The Globe & Mail recently reported a story of a woman who was suing her insurance company after a car crash that had left her unable to do a number of day-to-day and recreational activities that she used to enjoy.
So like many defendant insurance companies these days, her insurer, Royal & Sun Alliance Insurance Co. of Canada, turned to her online profile to find evidence that might contradict her story. Without her knowledge, Royal & Sun asked a judge “to order that she preserve the contents and photos on her Facebook page, and then hand them over, including the parts of her page was set to “private” that could only be viewed by her 67 approved friends.”
Do you think the court should have agreed? What are the expectations of privacy that a court should uphold in such cases with respect to online information?
In this case, the judge hearing the matter denied the insurer’s request. Mr. Justice David Price ruled that Royal & Sun had failed to prove the page included relevant material, such as photos showing Ms. Schuster engaged in physical activities. But the decision is not definitive on the issue of whether Facebook and other social-networking information should be disclosed in court cases such as these.
It is, however, interesting in that it is an example of the growing problems that your online profile can create for you, both socially and legally.
In Ms. Schuster’s case, the decision while in favour of the plaintiff, was not necessarily a clear statement on the issue of privacy, as Judge Price stated that “Facebook is a relatively recent phenomenon and the disclosure obligations and remedies are still being articulated in relation to it.” It seems the issue, at least in Ontario, is how relevant the pictures on your Facebook page may be.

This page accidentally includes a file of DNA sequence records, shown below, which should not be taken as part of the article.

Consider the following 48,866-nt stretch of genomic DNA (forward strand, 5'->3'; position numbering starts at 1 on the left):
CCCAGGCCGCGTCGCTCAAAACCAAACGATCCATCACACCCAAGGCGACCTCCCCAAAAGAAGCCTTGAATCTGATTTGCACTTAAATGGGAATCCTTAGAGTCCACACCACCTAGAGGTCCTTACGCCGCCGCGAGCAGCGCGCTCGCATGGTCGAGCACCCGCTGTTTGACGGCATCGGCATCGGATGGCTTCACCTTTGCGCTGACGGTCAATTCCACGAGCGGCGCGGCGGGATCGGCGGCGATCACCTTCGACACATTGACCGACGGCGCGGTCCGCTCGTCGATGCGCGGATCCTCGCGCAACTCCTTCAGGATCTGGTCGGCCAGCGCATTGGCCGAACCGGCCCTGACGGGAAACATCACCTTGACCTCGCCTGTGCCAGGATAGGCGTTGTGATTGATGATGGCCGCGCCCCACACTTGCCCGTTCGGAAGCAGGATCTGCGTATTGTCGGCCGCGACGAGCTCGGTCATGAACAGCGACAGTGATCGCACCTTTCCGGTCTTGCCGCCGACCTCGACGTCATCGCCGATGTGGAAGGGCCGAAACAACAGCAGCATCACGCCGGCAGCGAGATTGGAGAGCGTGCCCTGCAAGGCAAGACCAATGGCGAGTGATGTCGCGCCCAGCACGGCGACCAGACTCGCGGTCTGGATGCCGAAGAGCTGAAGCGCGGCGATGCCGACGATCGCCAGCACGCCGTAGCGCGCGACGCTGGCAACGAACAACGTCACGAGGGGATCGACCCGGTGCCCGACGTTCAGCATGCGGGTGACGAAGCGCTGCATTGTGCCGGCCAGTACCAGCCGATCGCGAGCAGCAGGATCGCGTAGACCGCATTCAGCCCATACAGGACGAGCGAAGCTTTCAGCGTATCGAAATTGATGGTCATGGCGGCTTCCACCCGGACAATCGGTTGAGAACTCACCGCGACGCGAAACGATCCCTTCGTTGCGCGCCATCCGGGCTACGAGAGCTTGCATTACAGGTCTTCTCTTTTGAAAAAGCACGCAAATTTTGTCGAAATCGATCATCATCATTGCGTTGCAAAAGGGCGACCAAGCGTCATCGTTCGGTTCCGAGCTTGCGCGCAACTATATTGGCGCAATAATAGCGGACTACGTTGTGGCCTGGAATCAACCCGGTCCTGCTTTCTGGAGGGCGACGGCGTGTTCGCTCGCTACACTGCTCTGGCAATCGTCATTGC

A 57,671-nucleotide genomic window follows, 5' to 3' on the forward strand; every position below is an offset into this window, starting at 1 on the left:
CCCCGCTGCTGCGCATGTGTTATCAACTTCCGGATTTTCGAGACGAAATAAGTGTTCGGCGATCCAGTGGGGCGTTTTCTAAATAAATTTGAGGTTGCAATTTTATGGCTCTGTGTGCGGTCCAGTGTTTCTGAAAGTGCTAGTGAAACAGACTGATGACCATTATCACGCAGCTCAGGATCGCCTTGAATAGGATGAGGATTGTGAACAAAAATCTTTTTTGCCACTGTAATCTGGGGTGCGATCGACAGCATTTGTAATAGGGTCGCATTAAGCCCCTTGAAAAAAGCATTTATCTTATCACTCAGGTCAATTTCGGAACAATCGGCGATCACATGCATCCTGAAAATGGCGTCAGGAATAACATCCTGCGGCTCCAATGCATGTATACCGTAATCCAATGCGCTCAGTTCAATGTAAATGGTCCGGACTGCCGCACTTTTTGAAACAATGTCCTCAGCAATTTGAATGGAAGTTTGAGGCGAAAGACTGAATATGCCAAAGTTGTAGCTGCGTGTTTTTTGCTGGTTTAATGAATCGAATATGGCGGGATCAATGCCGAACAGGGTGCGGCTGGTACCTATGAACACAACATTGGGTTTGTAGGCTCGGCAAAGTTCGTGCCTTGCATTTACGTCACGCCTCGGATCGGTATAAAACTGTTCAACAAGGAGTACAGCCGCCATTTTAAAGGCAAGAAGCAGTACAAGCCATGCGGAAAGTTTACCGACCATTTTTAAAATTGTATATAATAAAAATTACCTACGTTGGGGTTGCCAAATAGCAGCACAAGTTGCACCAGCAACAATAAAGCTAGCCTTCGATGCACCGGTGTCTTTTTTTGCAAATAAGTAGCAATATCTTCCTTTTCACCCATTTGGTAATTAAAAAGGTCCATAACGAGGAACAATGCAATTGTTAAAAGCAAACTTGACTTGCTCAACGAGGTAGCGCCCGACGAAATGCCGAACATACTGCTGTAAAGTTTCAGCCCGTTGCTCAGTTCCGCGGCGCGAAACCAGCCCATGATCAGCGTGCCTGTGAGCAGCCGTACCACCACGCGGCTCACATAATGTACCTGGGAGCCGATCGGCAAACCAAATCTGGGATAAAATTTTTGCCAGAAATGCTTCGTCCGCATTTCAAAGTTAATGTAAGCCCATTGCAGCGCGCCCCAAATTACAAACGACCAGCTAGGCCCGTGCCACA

Essentially, courts in civil cases can only demand the production of private Facebook pages, or any other document, if the material is directly relevant to the case. So there are protections in place for privacy. But it will be interesting to see how the courts balance the competing interests of disclosure and justice with the privacy of individuals online.
If you wish to err on the side of caution, you may want to consider how many pictures you post on your social-networking sites and how important it is for you to post those pictures. If you are involved in a civil litigation matter, for example, it may come back to haunt you if you forced to disclose pictures of yourself skiing and snowboarding for instance, while you are claiming personal injury damages. All in all, we all need to be aware of that there may be limits on the privacy we can expect from our Facebook pages and that this potential lack of privacy can cost us.